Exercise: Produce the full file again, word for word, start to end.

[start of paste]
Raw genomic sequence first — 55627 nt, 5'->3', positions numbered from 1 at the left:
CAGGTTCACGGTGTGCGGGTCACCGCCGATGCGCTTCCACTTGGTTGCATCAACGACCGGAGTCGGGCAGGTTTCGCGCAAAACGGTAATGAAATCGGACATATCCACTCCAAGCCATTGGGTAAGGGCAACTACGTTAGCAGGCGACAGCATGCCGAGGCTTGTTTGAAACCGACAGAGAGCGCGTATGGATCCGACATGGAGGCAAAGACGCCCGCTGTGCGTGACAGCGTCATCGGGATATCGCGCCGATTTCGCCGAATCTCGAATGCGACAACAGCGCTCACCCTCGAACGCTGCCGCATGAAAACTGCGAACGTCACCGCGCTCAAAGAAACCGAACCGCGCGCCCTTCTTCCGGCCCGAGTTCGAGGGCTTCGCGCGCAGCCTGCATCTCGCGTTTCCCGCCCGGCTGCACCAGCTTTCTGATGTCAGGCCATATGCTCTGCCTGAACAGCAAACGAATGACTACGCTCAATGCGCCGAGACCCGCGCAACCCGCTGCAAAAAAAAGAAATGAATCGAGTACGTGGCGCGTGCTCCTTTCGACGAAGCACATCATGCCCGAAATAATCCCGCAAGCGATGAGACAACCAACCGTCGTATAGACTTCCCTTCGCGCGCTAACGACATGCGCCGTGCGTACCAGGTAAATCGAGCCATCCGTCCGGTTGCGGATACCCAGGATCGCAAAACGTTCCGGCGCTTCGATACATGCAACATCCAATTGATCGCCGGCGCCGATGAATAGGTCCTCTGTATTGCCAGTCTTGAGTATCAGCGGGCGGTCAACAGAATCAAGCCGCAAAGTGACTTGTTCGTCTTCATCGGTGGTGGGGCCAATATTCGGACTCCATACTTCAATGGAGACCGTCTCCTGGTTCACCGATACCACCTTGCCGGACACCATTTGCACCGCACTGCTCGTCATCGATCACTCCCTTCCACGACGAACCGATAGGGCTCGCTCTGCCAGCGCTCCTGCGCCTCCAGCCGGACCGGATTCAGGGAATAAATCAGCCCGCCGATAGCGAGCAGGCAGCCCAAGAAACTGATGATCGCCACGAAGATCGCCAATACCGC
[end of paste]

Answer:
Raw genomic sequence first — 55627 nt, 5'->3', positions numbered from 1 at the left:
CAGGTTCACGGTGTGCGGGTCACCGCCGATGCGCTTCCACTTGGTTGCATCAACGACCGGAGTCGGGCAGGTTTCGCGCAAAACGGTAATGAAATCGGACATATCCACTCCAAGCCATTGGGTAAGGGCAACTACGTTAGCAGGCGACAGCATGCCGAGGCTTGTTTGAAACCGACAGAGAGCGCGTATGGATCCGACATGGAGGCAAAGACGCCCGCTGTGCGTGACAGCGTCATCGGGATATCGCGCCGATTTCGCCGAATCTCGAATGCGACAACAGCGCTCACCCTCGAACGCTGCCGCATGAAAACTGCGAACGTCACCGCGCTCAAAGAAACCGAACCGCGCGCCCTTCTTCCGGCCCGAGTTCGAGGGCTTCGCGCGCAGCCTGCATCTCGCGTTTCCCGCCCGGCTGCACCAGCTTTCTGATGTCAGGCCATATGCTCTGCCTGAACAGCAAACGAATGACTACGCTCAATGCGCCGAGACCCGCGCAACCCGCTGCAAAAAAAAGAAATGAATCGAGTACGTGGCGCGTGCTCCTTTCGACGAAGCACATCATGCCCGAAATAATCCCGCAAGCGATGAGACAACCAACCGTCGTATAGACTTCCCTTCGCGCGCTAACGACATGCGCCGTGCGTACCAGGTAAATCGAGCCATCCGTCCGGTTGCGGATACCCAGGATCGCAAAACGTTCCGGCGCTTCGATACATGCAACATCCAATTGATCGCCGGCGCCGATGAATAGGTCCTCTGTATTGCCAGTCTTGAGTATCAGCGGGCGGTCAACAGAATCAAGCCGCAAAGTGACTTGTTCGTCTTCATCGGTGGTGGGGCCAATATTCGGACTCCATACTTCAATGGAGACCGTCTCCTGGTTCACCGATACCACCTTGCCGGACACCATTTGCACCGCACTGCTCGTCATCGATCACTCCCTTCCACGACGAACCGATAGGGCTCGCTCTGCCAGCGCTCCTGCGCCTCCAGCCGGACCGGATTCAGGGAATAAATCAGCCCGCCGATAGCGAGCAGGCAGCCCAAGAAACTGATGATCGCCACGAAGATCGCCAATACCGC